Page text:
Since recent applications for credit are just one of many factors used by the FICO® formula, these differences are typically small — if your credit score falls in the excellent credit score range with one bureau, it’s likely you have an excellent FICO® Credit Score with all three.If your credit score falls in the excellent credit score range with one bureau, it’s very likely you have an excellent FICO® Credit Score with all three.Click To Tweet
Where can I get a free credit score?
Since 2003, consumers have been entitled to a free three bureau credit report each year by placing requests with each credit bureau via AnnualCreditReport.com. However, since FICO® is a third-party algorithm, the credit bureaus are not required to provide a free FICO® Credit Score with your free credit report.
Fortunately, consumers now have a range of options to find out what’s in their credit report and to see their FICO® Credit Score.
To start, get a hold of your free report from each of the three credit bureaus once every year via AnnualCreditReport.com.
To find out your FICO® Credit Score some of the credit card issuers offer access to a free FICO® Credit Score. Discover launched a free service on monthly statements, on mobile and online, providing your FICO® Credit Score and some key factors and other credit information which are based on data from TransUnion®. The TransUnion® data may be different from other credit scores and other credit information provided by different bureaus. Although Discover provides you with some “key factors” that go into your credit score, it’s not a detailed breakdown.
Chase Slate® credit card customers also receive free access to your FICO® Credit Score, updated monthly, although Chase doesn’t provide a detailed breakdown of your credit report.
Best credit cards for excellent credit
Once you’ve achieved an excellent credit score, you have a good chance of being approved for the best credit cards. There are a couple of considerations you may want to make when selecting the best credit card for you: which credit card to apply for; and when to apply for it. The ideal credit card to apply for is one with the right benefits for you, and it wouldn’t hurt if there was also a bonus offer that you would be eligible for. And as we already noted: your credit score by itself does not guarantee or imply approval for any credit card offer, or that you will be approved for the terms you applied for. Credit card issuers, lenders and other financial institutions use a variety of different types of credit scores as well as other criteria to make credit and lending decisions.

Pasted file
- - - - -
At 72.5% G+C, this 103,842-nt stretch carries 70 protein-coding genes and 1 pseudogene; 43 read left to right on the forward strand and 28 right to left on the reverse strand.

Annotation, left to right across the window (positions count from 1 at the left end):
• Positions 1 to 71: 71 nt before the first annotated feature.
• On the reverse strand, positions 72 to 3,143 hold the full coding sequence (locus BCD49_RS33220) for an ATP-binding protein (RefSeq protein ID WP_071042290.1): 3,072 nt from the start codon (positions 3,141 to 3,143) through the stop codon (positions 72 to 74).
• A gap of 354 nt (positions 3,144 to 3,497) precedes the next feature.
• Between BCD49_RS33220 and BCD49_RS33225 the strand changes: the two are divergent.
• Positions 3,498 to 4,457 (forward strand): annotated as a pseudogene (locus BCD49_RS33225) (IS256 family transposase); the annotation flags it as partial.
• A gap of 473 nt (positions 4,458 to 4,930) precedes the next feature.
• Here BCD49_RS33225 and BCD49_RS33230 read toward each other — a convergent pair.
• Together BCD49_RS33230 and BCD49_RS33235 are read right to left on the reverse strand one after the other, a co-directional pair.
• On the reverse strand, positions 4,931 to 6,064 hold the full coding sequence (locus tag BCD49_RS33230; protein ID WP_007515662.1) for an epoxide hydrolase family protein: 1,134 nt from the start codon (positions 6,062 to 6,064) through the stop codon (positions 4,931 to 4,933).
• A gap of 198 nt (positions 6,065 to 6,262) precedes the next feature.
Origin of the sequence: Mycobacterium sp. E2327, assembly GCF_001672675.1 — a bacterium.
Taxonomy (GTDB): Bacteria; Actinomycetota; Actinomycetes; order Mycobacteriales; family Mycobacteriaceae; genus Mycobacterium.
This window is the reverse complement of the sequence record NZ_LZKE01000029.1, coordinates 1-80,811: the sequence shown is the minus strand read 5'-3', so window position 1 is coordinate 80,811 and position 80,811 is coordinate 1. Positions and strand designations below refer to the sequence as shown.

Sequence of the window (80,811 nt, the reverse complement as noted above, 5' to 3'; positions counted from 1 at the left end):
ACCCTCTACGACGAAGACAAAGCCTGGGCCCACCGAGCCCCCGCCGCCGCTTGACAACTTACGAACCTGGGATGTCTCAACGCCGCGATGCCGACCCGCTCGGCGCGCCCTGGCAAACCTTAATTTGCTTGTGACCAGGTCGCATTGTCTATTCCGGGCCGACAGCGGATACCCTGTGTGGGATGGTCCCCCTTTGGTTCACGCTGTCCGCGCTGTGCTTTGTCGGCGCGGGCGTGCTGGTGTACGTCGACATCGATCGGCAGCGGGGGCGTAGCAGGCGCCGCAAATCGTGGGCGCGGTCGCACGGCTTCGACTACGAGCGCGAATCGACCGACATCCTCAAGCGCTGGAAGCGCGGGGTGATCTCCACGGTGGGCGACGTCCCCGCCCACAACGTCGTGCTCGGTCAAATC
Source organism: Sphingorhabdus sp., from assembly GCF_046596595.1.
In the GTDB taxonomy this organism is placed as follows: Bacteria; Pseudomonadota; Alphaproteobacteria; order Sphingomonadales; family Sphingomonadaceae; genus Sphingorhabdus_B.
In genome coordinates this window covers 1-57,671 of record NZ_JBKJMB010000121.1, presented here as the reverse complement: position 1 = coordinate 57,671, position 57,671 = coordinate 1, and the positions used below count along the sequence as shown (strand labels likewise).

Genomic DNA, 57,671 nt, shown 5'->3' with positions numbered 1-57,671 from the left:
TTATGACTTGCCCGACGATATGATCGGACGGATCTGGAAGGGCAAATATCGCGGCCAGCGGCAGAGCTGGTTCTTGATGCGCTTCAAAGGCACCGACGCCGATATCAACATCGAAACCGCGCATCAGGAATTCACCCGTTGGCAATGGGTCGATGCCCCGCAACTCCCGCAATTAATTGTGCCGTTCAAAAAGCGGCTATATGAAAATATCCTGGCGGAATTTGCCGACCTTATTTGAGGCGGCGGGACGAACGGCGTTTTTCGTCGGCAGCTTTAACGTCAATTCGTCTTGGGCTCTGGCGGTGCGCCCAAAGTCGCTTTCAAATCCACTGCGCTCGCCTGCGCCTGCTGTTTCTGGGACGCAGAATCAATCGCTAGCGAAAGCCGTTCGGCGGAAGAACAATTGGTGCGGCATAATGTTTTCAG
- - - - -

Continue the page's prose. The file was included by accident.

Wyndham Rewards® Visa® Card (Barclaycard)
With the Wyndham Rewards® Visa® from Barclaycard earn 3 points per dollar spent on eligible purchases for every participating hotel stay at Wyndham Vacation Rental North America properties, and on-property spend and maintenance fees (excluding timeshare down payment transactions) at Club Wyndham, WorldMark by Wyndham and Shell Vacations Club timeshare properties. Earn 2 points per $1 spent on eligible gas, utility and grocery store purchases (excluding timeshare, Target® and Walmart®). Earn 1 point per $1 spent on purchases everywhere else (excluding Wyndham Vacation Ownership timeshare down payment transactions at Club Wyndham, WorldMark by Wyndham and Shell Vacations Club properties, which do not earn points). That’s a big deal, because 15,000 points is enough for one night for a standard room at their participating properties, making this card one of the fastest ways to earn hotel nights with a credit card.
Offers are subject to credit approval. If approved, benefits will vary depending upon the card for which you are approved.
Barclaycard Arrival Plus® World Elite Mastercard®
If you’re interested in a simple all-in-one travel credit card, the Barclaycard Arrival Plus® World Elite Mastercard® earns 2x miles per dollar on every purchase that can be redeemed for travel or cash back statement credits, gift cards or merchandise. Redeeming your miles for travel statement credits offers the best redemption value. You can redeem for travel credits starting at 10,000 miles for $100 toward a qualifying travel purchases of $100 or more made within the last 120 days. Also, with the Barclaycard Arrival Plus® World Elite Mastercard® you get 5% miles back to use toward your next redemption, every time you redeem.
Disclaimer: All the information about the Wyndham Rewards® Visa® from Barclaycard and Chase Slate® card has been collected independently by CreditSesame.com and has not been reviewed or provided by the issuers of these cards. The Wyndham Rewards® Visa® from Barclaycard and Chase Slate® card are not available through CreditSesame.com.